Tag Archives: television

Public Service Television Inquiry and the Future of Arts Broadcasting

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Over the past year the state of public service broadcasting in Britain has been something of a hot topic. Following the publication of the government’s green paper on the future of the BBC there has been much debate around the relevance of public service broadcasting in an age of fragmented audiences and digital media abundance. However, although often the centre of such discussion, the BBC is of course not the only UK broadcaster with public service commitments. In September of last year Channel 4 hit the headlines over rumours that it could be facing privatisation to much public outcry. The past decade has also seen a significant reduction in ITV’s public service obligations, particularly in terms of specialist factual provision. These developments and the discourses that surround them signal the need for a broader examination into the place and sustainability of public service broadcasting within the contemporary media landscape.

It is these concerns and others that are currently the focus of an independent inquiry launched by Lord Puttnam entitled A Future for Public Service Television: Content and Platforms in a Digital World. Based at Goldsmiths, University of London, the inquiry aims to ‘address how public service content can be most effectively nurtured taking into consideration a range of services, platforms and funding models’. The inquiry has also run a series of events across the country, including one at Cardiff University which featured on its panel Angharad Mair of BAFTA Wales, the chair of S4c, Huw Jones, Head of Nations and Regions at Channel 4, Ian MacKenzie, Head of Strategy and Digital at BBC Wales, Rhys Evans and Angela Graham of the Institute of Welsh Affairs.

The inquiry has also invited submissions addressing the key issues affecting contemporary television. A number of these key issues are identified by Lord Puttnam in a statement on their website which argues:

Public service broadcasters remain at the heart of our broadcast landscape in the UK but we are seeing a worrying fall in investment in key areas such as arts, news and drama as well as the tendency for younger audiences to migrate to new digital platforms.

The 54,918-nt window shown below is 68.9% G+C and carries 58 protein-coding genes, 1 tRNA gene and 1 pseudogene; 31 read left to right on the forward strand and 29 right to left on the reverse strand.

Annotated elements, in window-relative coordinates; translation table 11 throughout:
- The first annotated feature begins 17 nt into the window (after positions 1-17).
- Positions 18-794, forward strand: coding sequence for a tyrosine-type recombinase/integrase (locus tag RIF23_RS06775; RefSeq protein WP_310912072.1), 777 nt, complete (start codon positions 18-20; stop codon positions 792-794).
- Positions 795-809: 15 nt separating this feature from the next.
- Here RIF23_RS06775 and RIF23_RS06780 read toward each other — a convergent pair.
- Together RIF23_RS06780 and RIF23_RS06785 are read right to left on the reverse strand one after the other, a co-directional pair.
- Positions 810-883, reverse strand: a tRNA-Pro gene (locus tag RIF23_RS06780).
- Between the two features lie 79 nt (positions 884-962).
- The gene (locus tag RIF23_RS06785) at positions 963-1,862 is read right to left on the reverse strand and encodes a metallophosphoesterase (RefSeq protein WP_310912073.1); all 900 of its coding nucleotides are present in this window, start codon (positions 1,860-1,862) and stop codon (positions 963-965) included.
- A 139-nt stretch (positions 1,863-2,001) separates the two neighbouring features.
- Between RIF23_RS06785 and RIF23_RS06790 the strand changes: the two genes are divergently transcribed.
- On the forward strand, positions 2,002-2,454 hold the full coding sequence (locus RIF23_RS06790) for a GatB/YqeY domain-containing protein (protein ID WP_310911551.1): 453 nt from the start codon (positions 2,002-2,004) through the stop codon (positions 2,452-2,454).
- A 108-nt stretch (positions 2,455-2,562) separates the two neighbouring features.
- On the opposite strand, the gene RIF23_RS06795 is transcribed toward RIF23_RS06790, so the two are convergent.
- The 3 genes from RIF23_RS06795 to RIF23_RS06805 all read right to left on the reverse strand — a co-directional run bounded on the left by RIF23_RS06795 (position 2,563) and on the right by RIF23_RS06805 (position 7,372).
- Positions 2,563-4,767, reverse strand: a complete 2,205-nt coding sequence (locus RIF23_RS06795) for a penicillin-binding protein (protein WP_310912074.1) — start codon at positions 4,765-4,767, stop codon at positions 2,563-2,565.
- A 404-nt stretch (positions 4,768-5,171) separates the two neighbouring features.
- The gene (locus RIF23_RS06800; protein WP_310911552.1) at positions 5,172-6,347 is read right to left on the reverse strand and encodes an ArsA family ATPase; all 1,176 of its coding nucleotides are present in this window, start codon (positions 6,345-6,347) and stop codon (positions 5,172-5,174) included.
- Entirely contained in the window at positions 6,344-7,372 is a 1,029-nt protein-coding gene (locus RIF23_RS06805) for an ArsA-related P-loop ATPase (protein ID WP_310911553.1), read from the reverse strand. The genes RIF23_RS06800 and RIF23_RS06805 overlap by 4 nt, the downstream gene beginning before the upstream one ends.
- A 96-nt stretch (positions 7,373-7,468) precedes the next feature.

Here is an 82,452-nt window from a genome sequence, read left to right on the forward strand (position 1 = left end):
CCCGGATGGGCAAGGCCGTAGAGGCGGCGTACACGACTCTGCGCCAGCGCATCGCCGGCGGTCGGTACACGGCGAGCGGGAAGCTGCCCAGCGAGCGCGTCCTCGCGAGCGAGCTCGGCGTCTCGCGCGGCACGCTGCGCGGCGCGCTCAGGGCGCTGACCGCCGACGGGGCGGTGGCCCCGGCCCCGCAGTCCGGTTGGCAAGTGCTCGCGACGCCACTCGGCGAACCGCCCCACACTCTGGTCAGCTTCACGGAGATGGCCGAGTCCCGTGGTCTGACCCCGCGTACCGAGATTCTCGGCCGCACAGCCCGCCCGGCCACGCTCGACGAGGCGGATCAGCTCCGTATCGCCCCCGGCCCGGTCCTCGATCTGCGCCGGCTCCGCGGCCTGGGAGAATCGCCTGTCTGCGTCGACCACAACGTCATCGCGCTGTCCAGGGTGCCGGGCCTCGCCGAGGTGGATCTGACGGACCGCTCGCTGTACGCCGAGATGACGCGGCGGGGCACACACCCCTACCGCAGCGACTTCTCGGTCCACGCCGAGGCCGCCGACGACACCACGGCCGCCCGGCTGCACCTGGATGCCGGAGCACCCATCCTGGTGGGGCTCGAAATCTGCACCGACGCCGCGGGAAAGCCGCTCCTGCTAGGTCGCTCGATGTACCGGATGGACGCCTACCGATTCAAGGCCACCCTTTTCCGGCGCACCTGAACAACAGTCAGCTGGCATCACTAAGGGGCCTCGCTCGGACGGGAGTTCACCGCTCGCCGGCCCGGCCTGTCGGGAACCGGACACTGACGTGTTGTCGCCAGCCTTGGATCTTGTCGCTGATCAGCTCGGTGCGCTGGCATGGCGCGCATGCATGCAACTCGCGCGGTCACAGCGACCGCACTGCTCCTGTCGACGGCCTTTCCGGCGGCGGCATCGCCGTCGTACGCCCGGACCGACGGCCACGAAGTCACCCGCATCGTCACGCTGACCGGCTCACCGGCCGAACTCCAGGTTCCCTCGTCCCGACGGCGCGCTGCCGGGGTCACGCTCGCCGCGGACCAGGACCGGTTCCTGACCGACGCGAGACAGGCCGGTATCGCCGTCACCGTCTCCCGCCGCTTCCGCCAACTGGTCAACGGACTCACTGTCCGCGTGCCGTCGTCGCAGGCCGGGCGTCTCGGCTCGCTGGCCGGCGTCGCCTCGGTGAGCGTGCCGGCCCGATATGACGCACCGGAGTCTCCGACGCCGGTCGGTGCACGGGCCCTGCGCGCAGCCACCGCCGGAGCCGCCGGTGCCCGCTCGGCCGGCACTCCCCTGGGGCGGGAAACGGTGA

Indeed, the increasingly competitive media landscape that public service broadcasting finds itself in has proven to be a chilly climate for specialist factual provision, and the arts in particular. Once seen as synonymous with public service values, the narrative of arts provision in Britain over recent years has been one of relative decline. This trend is also evidenced by the media regulator Ofcom, who found that despite hours of factual programming increasing by 20% between 2009 and 2014, spending on arts and classical music content across all UK public service broadcasters fell by 24%.

In our submission to the inquiry Dr Caitriona Noonan and I outline a number of recommendations. These include:

  1. Given the likely changes to both funding and content provision (e.g. the introduction of the BBC studio system) after charter review we would recommend that greater consideration of new and existing models of funding be considered for genres ‘at risk’ such as arts.
  2. While Ofcom and its associated research have signaled issues with the provision of arts content the regulator has yet to offer any viable strategies for the future. We would like more detailed monitoring of arts by the regulator and greater consultation about future provision.
  3. Whether the BBC Trust remains or is replaced by another system, we recommend that arts remain a visible part of their agenda and that there is sufficient accountability regarding the provision both in terms of the quantity and nature of the programming.